“The testimony I heard in this case showed that Inquirer reporters acted courteously, honestly and in the highest journalistic traditions in their reporting following the Neulander trial,” Deputy Managing Editor Hank Klibanoff told the newspaper. “They pursued a story of genuine public importance and concern, including whether one of the jurors in the New Jersey case was, in fact, a Philadelphia resident. The reporters did their jobs professionally, and we remain steadfast in our support of them.”

Neulander’s attorneys, however, raved about the punishment, saying the judge’s decision should instill confidence in potential jurors.

“It allows jurors to believe it when there’s a court order that they will not be contacted by the media,” Jeffrey Zucker said.

Dennis Wixted, another lawyer for Neulander, said potential jurors in the trial fretted about the news media during the seven-week selection process.

“The one common fear almost all the jurors expressed, was they didn’t want to be bothered or hounded by the press,” Wixted said. “They want to be protected.”

Other newspapers have also been unsuccessful in avoiding contempt charges involved in prior restraint cases.

Staffers of the Mountain Citizen in Inez, Ky., discovered that the newspaper suddenly lost its incorporated name when a former water board chairman claimed it. John Triplett, whose position on the water board and issues of water quality had been the subject of critical newspaper stories, discovered the newspaper forgot to refile incorporation papers with the state and took the name for himself.

Triplett later persuaded a state judge to bar the newspaper from using the name “Mountain Citizen.” The judge lifted the restraint after the newspaper continued publishing, but fined three staff members $500 each for violating the order.

The newspaper has appealed the fines.

At least two newspapers recently have succeeded in fighting prior restraint orders.

Creative Loafing, an alternative weekly in Charlotte, N.C., fought a temporary restraining order that barred it from publishing student records provided by former teachers and employees at a local high school.

District Court Judge Yvonne Evans on June 21 issued the order after Creative Loafing published an article alleging that at least eight students out of a graduating class of 25 at Crossroads Charter High School did not meet the minimum standards for graduation but were still allowed to graduate.

The newspaper relied on copies of student tests and grades provided by former teachers but did not reveal any student names.

Another district court judge struck down the ruling as an unconstitutional prior restraint, determining that the newspaper legally obtained the information.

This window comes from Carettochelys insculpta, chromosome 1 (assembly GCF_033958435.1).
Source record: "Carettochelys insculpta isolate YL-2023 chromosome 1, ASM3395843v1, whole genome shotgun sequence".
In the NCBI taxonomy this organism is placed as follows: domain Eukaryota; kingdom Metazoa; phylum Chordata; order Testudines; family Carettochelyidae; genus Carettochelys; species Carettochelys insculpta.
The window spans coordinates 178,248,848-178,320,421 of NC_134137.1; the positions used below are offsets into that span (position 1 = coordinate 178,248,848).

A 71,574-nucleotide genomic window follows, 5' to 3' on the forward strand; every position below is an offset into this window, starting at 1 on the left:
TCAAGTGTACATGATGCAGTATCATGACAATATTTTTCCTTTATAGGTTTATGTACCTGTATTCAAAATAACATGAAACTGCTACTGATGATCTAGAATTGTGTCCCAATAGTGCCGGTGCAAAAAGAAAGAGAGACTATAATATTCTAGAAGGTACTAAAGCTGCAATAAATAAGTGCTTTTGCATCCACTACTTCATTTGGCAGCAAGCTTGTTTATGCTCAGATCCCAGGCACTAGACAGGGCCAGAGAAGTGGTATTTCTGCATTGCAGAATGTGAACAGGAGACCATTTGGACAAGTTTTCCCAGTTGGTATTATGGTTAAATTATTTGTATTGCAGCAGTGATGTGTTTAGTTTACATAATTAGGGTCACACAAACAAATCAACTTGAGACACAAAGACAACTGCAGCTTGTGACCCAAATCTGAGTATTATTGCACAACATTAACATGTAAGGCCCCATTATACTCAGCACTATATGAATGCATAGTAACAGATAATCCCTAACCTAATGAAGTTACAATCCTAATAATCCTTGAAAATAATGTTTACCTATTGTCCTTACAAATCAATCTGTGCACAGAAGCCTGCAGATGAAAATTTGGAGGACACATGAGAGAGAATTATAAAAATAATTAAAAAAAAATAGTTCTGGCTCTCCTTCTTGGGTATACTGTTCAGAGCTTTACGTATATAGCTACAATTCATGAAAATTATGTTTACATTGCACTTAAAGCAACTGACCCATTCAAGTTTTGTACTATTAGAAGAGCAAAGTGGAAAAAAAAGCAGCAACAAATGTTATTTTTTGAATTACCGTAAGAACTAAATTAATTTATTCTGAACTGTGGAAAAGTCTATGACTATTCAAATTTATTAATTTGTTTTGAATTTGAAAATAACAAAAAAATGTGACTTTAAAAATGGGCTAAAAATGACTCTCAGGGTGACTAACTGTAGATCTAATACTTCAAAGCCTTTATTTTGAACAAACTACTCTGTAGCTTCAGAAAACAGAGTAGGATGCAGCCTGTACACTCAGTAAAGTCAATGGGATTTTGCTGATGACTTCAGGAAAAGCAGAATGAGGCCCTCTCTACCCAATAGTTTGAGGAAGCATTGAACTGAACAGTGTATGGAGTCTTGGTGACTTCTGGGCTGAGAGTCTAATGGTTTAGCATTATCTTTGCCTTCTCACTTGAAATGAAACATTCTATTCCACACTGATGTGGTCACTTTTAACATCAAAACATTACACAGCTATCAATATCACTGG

The Standard-Examiner in Ogden, Utah, also successfully dispelled such an order after a Utah judge told reporter Cheryl Buchta not to publish a story. The judge later withdrew the restraining order, saying it was “only an admonition.”

Editors at the paper say the restraint was not only unnecessary, because the paper agreed with participants in a child custody case not to run a story, but unconstitutional.

“In essence, the restraining order didn’t have any effect, because we’d already promised not to run the story,” said the paper’s managing editor, Ron Thornburg. He said the reporter’s previous confidentiality agreement is keeping the paper from publishing a story, not the now-inactive restraining order.

Openness advocates launched opposition to the restraint. The Utah Headliners Chapter of the Society of Professional Journalists said it would support the Standard-Examiner in court and wrote a letter to court officials on the newspaper’s behalf.

“In attempting to write about the struggles and successes of the juvenile justice system, Ms. Buchta was engaged in the very newsgathering and speech activities the First Amendment was designed to shield from prior restraints,” the letter read.

Although it did not have to, the newspaper was ready to fight the restraint.

Publisher Scott Trundle said the paper “stands ready to challenge this and similar orders in the future on behalf of our readers.”

What to do

A legal challenge, in most cases, is the best remedy to cure prior restraint problems, rather than ignoring court orders, said George Freeman, counsel for The New York Times.

“Unfortunately, the law is clear that you do have to appeal, even if it’s pretty obviously wrong,” Freeman said. “Sometimes in the cases that the orders are totally, unmistakeably wrong, reporters might get around it. But I’m assuming the safer course is to appeal instead of acting in face of a contempt citation.”

Freeman said one possible tactic often lost among the First Amendment and prior restraint arguments concerns the matter of jurisdiction. A judge, he explained, only has jurisdiction over her courtroom and not over everything and everyone around her.

“Judges can’t bind the world,” Freeman said. “They might like to, but they can’t.”

He explained that a judge can only dictate the actions of court workers or of people who are acting in concert with parties of a particular case before the court.

“As long as the offending conduct doesn’t occur in the courtroom, I don’t know how the judge has the power to restrict the actions of a journalist,” he said.

But Freeman would not say whether he believed the decision of the Inquirer to continue its pursuit of murder trial jurors while fighting the prior restraint orders was the best course of action.

Mitchell of the Las Vegas Review-Journal also said he could not second-guess the Inquirer‘s decision to ignore the judge’s order, noting that the newspaper might have had a tight time frame in which to report important news to the public. He has the benefit of some more time at the moment to argue to the court that it is the newspaper’s job to determine what is fit for print, not the court’s.

“We’re going the proper route,” Mitchell said. “We have a lot of issues about civil disobedience going on here right now, so I’m concerned that we follow the legal avenues. There isn’t a timeliness issue hanging over our heads, so it’s more about a principle.”

Christine Lagorio contributed to this report.